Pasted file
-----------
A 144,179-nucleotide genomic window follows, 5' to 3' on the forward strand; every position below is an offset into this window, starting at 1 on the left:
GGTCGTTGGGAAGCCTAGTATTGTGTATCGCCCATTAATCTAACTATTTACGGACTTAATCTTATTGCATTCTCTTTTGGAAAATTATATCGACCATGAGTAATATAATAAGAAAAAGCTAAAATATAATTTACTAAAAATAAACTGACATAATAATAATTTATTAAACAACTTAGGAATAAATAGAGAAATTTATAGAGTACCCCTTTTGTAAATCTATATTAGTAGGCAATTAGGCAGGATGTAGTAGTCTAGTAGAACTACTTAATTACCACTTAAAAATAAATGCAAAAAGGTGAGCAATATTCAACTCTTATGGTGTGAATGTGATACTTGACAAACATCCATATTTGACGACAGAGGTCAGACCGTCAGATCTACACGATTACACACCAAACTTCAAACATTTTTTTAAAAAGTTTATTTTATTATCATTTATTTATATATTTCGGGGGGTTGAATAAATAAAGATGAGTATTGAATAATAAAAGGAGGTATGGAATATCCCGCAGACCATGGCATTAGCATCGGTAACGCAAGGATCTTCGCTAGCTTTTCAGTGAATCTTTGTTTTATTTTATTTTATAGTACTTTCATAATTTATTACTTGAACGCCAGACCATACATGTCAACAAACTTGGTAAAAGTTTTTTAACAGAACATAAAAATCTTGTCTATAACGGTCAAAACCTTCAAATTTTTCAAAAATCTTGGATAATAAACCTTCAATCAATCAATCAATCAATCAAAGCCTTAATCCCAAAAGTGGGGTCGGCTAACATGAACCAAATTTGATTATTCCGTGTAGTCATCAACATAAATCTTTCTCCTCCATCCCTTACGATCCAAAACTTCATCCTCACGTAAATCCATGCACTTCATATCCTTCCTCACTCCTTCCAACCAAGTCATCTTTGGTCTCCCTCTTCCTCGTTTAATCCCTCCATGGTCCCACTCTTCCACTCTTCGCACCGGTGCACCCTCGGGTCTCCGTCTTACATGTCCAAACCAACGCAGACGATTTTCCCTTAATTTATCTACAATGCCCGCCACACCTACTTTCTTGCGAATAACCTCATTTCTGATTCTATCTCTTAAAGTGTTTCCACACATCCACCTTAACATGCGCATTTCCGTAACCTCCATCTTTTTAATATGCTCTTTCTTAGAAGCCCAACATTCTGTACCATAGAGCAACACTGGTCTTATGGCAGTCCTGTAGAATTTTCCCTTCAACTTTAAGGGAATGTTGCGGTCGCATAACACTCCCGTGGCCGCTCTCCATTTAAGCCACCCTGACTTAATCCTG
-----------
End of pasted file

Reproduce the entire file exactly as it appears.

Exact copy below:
A 144,179-nucleotide genomic window follows, 5' to 3' on the forward strand; every position below is an offset into this window, starting at 1 on the left:
GGTCGTTGGGAAGCCTAGTATTGTGTATCGCCCATTAATCTAACTATTTACGGACTTAATCTTATTGCATTCTCTTTTGGAAAATTATATCGACCATGAGTAATATAATAAGAAAAAGCTAAAATATAATTTACTAAAAATAAACTGACATAATAATAATTTATTAAACAACTTAGGAATAAATAGAGAAATTTATAGAGTACCCCTTTTGTAAATCTATATTAGTAGGCAATTAGGCAGGATGTAGTAGTCTAGTAGAACTACTTAATTACCACTTAAAAATAAATGCAAAAAGGTGAGCAATATTCAACTCTTATGGTGTGAATGTGATACTTGACAAACATCCATATTTGACGACAGAGGTCAGACCGTCAGATCTACACGATTACACACCAAACTTCAAACATTTTTTTAAAAAGTTTATTTTATTATCATTTATTTATATATTTCGGGGGGTTGAATAAATAAAGATGAGTATTGAATAATAAAAGGAGGTATGGAATATCCCGCAGACCATGGCATTAGCATCGGTAACGCAAGGATCTTCGCTAGCTTTTCAGTGAATCTTTGTTTTATTTTATTTTATAGTACTTTCATAATTTATTACTTGAACGCCAGACCATACATGTCAACAAACTTGGTAAAAGTTTTTTAACAGAACATAAAAATCTTGTCTATAACGGTCAAAACCTTCAAATTTTTCAAAAATCTTGGATAATAAACCTTCAATCAATCAATCAATCAATCAAAGCCTTAATCCCAAAAGTGGGGTCGGCTAACATGAACCAAATTTGATTATTCCGTGTAGTCATCAACATAAATCTTTCTCCTCCATCCCTTACGATCCAAAACTTCATCCTCACGTAAATCCATGCACTTCATATCCTTCCTCACTCCTTCCAACCAAGTCATCTTTGGTCTCCCTCTTCCTCGTTTAATCCCTCCATGGTCCCACTCTTCCACTCTTCGCACCGGTGCACCCTCGGGTCTCCGTCTTACATGTCCAAACCAACGCAGACGATTTTCCCTTAATTTATCTACAATGCCCGCCACACCTACTTTCTTGCGAATAACCTCATTTCTGATTCTATCTCTTAAAGTGTTTCCACACATCCACCTTAACATGCGCATTTCCGTAACCTCCATCTTTTTAATATGCTCTTTCTTAGAAGCCCAACATTCTGTACCATAGAGCAACACTGGTCTTATGGCAGTCCTGTAGAATTTTCCCTTCAACTTTAAGGGAATGTTGCGGTCGCATAACACTCCCGTGGCCGCTCTCCATTTAAGCCACCCTGACTTAATCCTG